Mexico’s future government denied any deal with the US on asylum seekers at border after a report, citing its incoming interior minister, mentioned it.
The Washington Post, quoting Olga Sánchez Cordero, reported on Saturday that the future Mexican government led by president-elect, Andrés Manuel López Obrador, has virtually approved a short-term plan that will allow asylum seekers to remain in Mexico while their claims are heard in the US.
A statement by Sánchez’s office said the future government has no plans to declare Mexico a safe third country for Central American migrants or migrants from other countries who find themselves in its territory.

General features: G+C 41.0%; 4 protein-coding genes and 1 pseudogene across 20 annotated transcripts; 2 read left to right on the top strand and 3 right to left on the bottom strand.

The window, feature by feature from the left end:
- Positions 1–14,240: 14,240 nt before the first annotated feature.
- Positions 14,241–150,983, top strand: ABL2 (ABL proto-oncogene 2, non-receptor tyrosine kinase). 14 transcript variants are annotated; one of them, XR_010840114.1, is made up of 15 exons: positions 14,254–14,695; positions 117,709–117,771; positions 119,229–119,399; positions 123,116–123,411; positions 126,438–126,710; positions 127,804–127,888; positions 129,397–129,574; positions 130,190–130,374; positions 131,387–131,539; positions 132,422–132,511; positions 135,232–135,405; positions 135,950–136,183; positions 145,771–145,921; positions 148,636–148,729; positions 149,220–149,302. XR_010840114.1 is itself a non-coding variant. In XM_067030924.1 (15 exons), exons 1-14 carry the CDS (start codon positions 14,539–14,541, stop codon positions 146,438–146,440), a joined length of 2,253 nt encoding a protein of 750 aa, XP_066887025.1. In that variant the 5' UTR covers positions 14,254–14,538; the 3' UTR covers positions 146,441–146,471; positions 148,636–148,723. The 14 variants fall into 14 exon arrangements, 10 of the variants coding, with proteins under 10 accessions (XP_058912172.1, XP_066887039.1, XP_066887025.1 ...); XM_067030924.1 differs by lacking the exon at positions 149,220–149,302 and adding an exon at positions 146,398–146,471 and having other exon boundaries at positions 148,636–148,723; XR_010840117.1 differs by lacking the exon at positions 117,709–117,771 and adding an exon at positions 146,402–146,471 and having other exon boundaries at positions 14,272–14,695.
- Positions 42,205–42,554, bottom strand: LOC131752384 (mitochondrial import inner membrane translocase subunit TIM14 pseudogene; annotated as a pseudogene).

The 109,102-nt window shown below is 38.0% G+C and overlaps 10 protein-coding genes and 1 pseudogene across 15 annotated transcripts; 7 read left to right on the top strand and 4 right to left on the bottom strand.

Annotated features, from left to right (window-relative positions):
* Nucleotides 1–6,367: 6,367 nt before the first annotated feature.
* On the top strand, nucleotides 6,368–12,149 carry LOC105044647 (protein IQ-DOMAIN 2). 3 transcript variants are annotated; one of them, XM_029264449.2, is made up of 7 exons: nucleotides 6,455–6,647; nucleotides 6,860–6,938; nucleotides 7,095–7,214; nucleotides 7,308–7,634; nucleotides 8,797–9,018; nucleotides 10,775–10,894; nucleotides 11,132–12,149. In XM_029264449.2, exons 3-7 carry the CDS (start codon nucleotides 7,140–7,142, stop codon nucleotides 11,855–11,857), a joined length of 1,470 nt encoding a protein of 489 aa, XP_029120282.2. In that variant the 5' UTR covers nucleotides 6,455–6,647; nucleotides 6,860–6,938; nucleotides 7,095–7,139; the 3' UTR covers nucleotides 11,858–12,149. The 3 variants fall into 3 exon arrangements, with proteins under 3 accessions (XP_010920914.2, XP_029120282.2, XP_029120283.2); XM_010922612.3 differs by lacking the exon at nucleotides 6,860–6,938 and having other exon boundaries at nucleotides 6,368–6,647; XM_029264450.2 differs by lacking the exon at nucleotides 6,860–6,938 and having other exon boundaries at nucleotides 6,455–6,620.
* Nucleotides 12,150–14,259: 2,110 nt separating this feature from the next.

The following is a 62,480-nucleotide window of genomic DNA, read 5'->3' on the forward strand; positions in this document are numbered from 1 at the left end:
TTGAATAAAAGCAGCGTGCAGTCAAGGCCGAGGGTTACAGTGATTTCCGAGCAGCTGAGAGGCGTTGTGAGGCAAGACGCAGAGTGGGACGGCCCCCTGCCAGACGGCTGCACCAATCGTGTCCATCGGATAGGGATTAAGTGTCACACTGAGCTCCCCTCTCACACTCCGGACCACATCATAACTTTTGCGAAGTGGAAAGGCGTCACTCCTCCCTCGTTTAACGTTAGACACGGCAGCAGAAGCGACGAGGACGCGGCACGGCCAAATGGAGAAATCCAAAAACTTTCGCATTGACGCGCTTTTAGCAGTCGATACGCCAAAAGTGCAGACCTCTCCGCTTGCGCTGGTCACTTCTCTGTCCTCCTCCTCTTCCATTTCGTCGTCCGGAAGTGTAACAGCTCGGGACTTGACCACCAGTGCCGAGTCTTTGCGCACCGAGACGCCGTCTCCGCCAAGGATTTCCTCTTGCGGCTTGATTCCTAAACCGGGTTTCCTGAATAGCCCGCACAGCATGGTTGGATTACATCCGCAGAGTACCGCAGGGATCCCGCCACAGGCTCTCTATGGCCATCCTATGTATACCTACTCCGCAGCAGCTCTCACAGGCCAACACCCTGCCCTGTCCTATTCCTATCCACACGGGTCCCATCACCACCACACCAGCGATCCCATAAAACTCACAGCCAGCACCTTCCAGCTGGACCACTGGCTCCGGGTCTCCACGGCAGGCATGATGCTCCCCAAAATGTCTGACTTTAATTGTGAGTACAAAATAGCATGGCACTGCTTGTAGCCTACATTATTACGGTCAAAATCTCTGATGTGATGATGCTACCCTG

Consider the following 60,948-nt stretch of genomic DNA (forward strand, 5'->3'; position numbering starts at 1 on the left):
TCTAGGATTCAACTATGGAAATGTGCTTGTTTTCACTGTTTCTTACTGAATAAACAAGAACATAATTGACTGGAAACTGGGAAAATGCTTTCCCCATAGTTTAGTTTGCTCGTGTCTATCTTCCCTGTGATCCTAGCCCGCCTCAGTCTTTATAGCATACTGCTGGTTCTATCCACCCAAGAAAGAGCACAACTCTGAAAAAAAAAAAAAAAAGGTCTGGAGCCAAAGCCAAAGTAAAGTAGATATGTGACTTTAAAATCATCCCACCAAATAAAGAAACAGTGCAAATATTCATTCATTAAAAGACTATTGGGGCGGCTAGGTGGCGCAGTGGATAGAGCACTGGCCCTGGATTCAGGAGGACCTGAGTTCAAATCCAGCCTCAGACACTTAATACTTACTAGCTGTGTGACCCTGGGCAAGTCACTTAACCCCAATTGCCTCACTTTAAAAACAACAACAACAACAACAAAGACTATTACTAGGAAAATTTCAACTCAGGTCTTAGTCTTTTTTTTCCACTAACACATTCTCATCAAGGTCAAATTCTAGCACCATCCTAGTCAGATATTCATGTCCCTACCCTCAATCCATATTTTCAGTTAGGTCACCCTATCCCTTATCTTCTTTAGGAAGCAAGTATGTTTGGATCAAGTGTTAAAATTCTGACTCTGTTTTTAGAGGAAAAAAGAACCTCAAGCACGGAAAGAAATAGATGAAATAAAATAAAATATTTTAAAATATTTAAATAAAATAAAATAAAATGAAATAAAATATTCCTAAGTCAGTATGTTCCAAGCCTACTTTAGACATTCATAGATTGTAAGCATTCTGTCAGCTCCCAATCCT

However, the future government will take care of the well-being of migrants while they are in Mexico, it added.
Sanchez did not explain why The Post had quoted her in its report to confirm the deal.
López’s government will be sworn in on Dec 1.
Some 5,000 migrants from Central America are in the Mexican city of Tijuana (border wall pictured) near California trying to seek asylum.
As more and more migrant caravans roll in, Tijuana’s mayor has turned to UN for help in dealing with the migrants.
According to The Post, top US officials discussed ‘Remain in Mexico’ plan with Mexican representatives last week in Houston to keep illegal migrants at bay.
The US practice of catching and releasing them only encouraged illegal border crossings. This prompted President Donald Trump to replace the ‘catch-and-release’ policy for migrants with ‘catch-and detain’ plan.
Trump has threatened to shut down the southern border of the US if necessary and to make illegal immigrants ineligible for asylum.